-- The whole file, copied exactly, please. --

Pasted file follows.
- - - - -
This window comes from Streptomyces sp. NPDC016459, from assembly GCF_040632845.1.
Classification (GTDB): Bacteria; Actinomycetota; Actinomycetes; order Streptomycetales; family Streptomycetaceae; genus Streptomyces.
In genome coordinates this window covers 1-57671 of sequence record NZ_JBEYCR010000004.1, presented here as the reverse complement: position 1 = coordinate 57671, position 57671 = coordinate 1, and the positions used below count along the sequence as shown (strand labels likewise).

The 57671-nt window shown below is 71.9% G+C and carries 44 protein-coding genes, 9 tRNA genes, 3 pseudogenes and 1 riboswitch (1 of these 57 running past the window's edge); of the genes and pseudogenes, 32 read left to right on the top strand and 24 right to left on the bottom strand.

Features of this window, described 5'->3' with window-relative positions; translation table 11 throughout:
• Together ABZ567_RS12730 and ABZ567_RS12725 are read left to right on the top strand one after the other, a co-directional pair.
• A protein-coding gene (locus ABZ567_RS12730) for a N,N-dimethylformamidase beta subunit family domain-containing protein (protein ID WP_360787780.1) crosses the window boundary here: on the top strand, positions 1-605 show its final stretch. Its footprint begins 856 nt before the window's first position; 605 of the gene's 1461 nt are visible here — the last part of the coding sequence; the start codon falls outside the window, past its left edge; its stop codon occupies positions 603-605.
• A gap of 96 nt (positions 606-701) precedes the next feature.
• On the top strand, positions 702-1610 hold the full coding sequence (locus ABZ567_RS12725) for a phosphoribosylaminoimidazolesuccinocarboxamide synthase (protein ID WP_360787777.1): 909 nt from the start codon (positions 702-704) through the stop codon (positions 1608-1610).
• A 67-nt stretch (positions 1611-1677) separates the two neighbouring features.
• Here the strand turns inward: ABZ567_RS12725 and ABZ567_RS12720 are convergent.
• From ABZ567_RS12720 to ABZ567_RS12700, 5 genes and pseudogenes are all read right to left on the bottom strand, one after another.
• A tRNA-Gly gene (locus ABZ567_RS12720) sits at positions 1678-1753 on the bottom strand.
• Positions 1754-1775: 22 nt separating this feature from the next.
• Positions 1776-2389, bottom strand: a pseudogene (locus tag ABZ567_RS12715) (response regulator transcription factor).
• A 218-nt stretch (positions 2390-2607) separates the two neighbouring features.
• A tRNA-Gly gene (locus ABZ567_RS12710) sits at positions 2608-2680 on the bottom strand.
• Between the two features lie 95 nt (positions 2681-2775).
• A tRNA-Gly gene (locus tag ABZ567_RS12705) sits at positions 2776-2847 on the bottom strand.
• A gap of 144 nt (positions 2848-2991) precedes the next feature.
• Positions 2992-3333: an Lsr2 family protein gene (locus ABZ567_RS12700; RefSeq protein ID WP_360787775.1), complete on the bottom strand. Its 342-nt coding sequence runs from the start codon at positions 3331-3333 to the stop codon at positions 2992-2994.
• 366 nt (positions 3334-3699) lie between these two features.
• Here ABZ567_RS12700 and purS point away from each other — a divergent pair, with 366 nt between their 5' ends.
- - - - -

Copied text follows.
This window comes from Streptomyces sp. NPDC016459, from assembly GCF_040632845.1.
Classification (GTDB): Bacteria; Actinomycetota; Actinomycetes; order Streptomycetales; family Streptomycetaceae; genus Streptomyces.
In genome coordinates this window covers 1-57671 of sequence record NZ_JBEYCR010000004.1, presented here as the reverse complement: position 1 = coordinate 57671, position 57671 = coordinate 1, and the positions used below count along the sequence as shown (strand labels likewise).

The 57671-nt window shown below is 71.9% G+C and carries 44 protein-coding genes, 9 tRNA genes, 3 pseudogenes and 1 riboswitch (1 of these 57 running past the window's edge); of the genes and pseudogenes, 32 read left to right on the top strand and 24 right to left on the bottom strand.

Features of this window, described 5'->3' with window-relative positions; translation table 11 throughout:
• Together ABZ567_RS12730 and ABZ567_RS12725 are read left to right on the top strand one after the other, a co-directional pair.
• A protein-coding gene (locus ABZ567_RS12730) for a N,N-dimethylformamidase beta subunit family domain-containing protein (protein ID WP_360787780.1) crosses the window boundary here: on the top strand, positions 1-605 show its final stretch. Its footprint begins 856 nt before the window's first position; 605 of the gene's 1461 nt are visible here — the last part of the coding sequence; the start codon falls outside the window, past its left edge; its stop codon occupies positions 603-605.
• A gap of 96 nt (positions 606-701) precedes the next feature.
• On the top strand, positions 702-1610 hold the full coding sequence (locus ABZ567_RS12725) for a phosphoribosylaminoimidazolesuccinocarboxamide synthase (protein ID WP_360787777.1): 909 nt from the start codon (positions 702-704) through the stop codon (positions 1608-1610).
• A 67-nt stretch (positions 1611-1677) separates the two neighbouring features.
• Here the strand turns inward: ABZ567_RS12725 and ABZ567_RS12720 are convergent.
• From ABZ567_RS12720 to ABZ567_RS12700, 5 genes and pseudogenes are all read right to left on the bottom strand, one after another.
• A tRNA-Gly gene (locus ABZ567_RS12720) sits at positions 1678-1753 on the bottom strand.
• Positions 1754-1775: 22 nt separating this feature from the next.
• Positions 1776-2389, bottom strand: a pseudogene (locus tag ABZ567_RS12715) (response regulator transcription factor).
• A 218-nt stretch (positions 2390-2607) separates the two neighbouring features.
• A tRNA-Gly gene (locus ABZ567_RS12710) sits at positions 2608-2680 on the bottom strand.
• Between the two features lie 95 nt (positions 2681-2775).
• A tRNA-Gly gene (locus tag ABZ567_RS12705) sits at positions 2776-2847 on the bottom strand.
• A gap of 144 nt (positions 2848-2991) precedes the next feature.
• Positions 2992-3333: an Lsr2 family protein gene (locus ABZ567_RS12700; RefSeq protein ID WP_360787775.1), complete on the bottom strand. Its 342-nt coding sequence runs from the start codon at positions 3331-3333 to the stop codon at positions 2992-2994.
• 366 nt (positions 3334-3699) lie between these two features.
• Here ABZ567_RS12700 and purS point away from each other — a divergent pair, with 366 nt between their 5' ends.